Tuesday, December 23, 2014

Allegory of the Death of Louis the Dauphin, Son of Louis XV

From Tiny-Librarian:
This painting depicts the death of Louis, Dauphin of France, who died of consumption on this day, December 20th, in 1765. He was the eldest and only surviving son of Louis XV and  Marie Leszczyńska.
Louis was married twice. His first wife, Maria Teresa Rafaela of Spain, died shortly after giving birth to their daughter, Marie Therese, who only lived for two years.

He and his second wife, Maria Josepha of Saxony, were the parents to many children, though only five would survive to adulthood. They had three sons who were kings of France: Louis XVI, Louis XVIII, and Charles X. One daughter, Marie Clotilde, became Queen of Sardinia. Another daughter, Madame Elisabeth, never married and remained in France with her family, and was ultimately guillotined during the French Revolution. (Read more.)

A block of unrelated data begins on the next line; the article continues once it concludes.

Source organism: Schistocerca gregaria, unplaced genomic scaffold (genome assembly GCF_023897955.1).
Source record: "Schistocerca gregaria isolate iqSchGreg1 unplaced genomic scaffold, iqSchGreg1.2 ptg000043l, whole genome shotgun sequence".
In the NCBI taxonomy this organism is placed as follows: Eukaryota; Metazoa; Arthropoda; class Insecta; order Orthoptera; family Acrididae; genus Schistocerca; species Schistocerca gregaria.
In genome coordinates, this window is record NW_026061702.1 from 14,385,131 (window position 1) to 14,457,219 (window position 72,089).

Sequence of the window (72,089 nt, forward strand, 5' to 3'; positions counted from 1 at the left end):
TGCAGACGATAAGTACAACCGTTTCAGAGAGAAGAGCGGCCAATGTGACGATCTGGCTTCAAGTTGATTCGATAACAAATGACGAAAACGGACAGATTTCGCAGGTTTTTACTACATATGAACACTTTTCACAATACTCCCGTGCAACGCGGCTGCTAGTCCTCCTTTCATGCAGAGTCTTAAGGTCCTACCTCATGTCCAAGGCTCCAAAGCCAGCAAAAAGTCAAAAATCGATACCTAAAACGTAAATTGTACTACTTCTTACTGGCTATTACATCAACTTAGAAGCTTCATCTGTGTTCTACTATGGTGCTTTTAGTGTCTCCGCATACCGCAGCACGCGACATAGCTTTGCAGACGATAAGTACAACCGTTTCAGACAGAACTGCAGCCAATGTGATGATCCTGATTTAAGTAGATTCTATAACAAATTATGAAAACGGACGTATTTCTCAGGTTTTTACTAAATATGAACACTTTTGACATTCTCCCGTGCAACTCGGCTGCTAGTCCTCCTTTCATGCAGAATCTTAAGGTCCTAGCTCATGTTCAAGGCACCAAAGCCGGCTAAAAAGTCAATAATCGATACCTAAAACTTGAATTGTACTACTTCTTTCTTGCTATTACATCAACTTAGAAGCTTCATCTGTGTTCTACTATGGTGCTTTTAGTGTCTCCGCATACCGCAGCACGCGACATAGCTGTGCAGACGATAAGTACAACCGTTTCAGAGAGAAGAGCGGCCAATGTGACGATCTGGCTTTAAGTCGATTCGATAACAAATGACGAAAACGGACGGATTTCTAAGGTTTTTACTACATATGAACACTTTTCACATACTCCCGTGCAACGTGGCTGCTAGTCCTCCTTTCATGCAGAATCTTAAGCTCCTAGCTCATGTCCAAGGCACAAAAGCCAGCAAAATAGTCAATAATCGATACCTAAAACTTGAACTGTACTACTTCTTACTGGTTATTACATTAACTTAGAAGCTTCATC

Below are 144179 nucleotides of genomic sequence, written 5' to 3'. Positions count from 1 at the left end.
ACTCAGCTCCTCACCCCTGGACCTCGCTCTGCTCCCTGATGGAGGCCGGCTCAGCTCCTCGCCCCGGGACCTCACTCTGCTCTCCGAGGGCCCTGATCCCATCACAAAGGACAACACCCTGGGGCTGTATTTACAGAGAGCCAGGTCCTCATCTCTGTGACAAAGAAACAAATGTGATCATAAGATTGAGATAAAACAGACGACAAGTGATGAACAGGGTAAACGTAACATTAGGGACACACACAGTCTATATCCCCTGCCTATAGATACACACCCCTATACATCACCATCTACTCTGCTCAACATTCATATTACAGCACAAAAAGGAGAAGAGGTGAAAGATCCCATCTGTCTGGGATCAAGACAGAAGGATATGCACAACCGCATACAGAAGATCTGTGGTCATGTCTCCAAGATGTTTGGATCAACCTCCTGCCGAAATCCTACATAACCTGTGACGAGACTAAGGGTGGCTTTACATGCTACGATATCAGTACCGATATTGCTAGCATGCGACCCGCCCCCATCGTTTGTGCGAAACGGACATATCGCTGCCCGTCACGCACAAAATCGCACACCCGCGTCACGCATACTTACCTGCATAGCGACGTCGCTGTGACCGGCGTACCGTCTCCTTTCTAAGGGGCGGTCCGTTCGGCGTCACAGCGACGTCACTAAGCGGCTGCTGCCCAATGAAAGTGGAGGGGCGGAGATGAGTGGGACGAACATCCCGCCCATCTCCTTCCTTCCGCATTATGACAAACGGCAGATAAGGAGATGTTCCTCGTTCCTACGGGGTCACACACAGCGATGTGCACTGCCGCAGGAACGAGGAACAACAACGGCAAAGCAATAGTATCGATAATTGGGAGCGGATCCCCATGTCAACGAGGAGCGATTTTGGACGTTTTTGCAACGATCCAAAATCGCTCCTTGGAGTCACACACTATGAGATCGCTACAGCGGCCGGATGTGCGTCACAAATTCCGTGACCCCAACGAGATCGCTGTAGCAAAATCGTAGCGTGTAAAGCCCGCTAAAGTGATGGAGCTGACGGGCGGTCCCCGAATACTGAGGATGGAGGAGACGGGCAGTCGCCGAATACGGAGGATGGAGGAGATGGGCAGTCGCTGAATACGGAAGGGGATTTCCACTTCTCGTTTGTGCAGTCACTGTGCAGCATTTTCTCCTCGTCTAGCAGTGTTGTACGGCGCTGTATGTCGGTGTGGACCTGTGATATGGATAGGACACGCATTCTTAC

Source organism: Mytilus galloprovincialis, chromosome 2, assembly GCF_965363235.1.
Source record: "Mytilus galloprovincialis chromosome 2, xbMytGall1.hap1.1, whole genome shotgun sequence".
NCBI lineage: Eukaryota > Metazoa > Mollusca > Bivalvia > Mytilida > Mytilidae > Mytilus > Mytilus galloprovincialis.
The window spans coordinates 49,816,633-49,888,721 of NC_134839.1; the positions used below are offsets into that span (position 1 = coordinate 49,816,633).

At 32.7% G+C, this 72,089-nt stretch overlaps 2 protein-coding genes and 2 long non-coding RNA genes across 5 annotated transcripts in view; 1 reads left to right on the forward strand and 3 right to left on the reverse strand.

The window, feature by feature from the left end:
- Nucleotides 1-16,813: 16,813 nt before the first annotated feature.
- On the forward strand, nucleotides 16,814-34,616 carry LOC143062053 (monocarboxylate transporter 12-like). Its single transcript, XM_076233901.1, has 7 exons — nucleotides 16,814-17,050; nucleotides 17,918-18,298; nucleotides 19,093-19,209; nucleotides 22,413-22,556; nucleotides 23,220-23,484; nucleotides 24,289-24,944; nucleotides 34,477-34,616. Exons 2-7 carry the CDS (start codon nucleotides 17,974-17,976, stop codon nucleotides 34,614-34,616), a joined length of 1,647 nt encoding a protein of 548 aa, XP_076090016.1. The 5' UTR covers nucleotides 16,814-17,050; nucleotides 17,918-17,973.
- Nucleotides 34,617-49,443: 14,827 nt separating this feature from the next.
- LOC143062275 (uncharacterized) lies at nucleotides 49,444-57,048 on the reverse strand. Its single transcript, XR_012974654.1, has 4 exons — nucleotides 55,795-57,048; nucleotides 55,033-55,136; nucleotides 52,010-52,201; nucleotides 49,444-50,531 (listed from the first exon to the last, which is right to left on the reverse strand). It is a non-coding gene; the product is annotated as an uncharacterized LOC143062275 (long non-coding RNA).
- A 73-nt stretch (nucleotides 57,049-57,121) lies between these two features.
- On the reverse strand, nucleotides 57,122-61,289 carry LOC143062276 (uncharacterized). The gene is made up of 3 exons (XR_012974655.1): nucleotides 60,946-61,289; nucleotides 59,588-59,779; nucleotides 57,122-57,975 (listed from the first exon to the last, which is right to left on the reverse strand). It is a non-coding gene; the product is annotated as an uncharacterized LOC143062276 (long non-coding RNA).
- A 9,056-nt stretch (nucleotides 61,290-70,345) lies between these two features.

There are four boys in the painting. I am guessing that, left to right, they are Provence (Louis XVIII); Berry (Louis XVI), who is clutching his father's legs in an effort to keep him from leaving; Burgogne, who is dead and ready to lead his father to the heavenly kingdom; Artois (Charles X), who is looking to his mother for comfort. It is allegorical painting, but it genuinely captures the grief of the family of the Dauphin and Dauphine. Share

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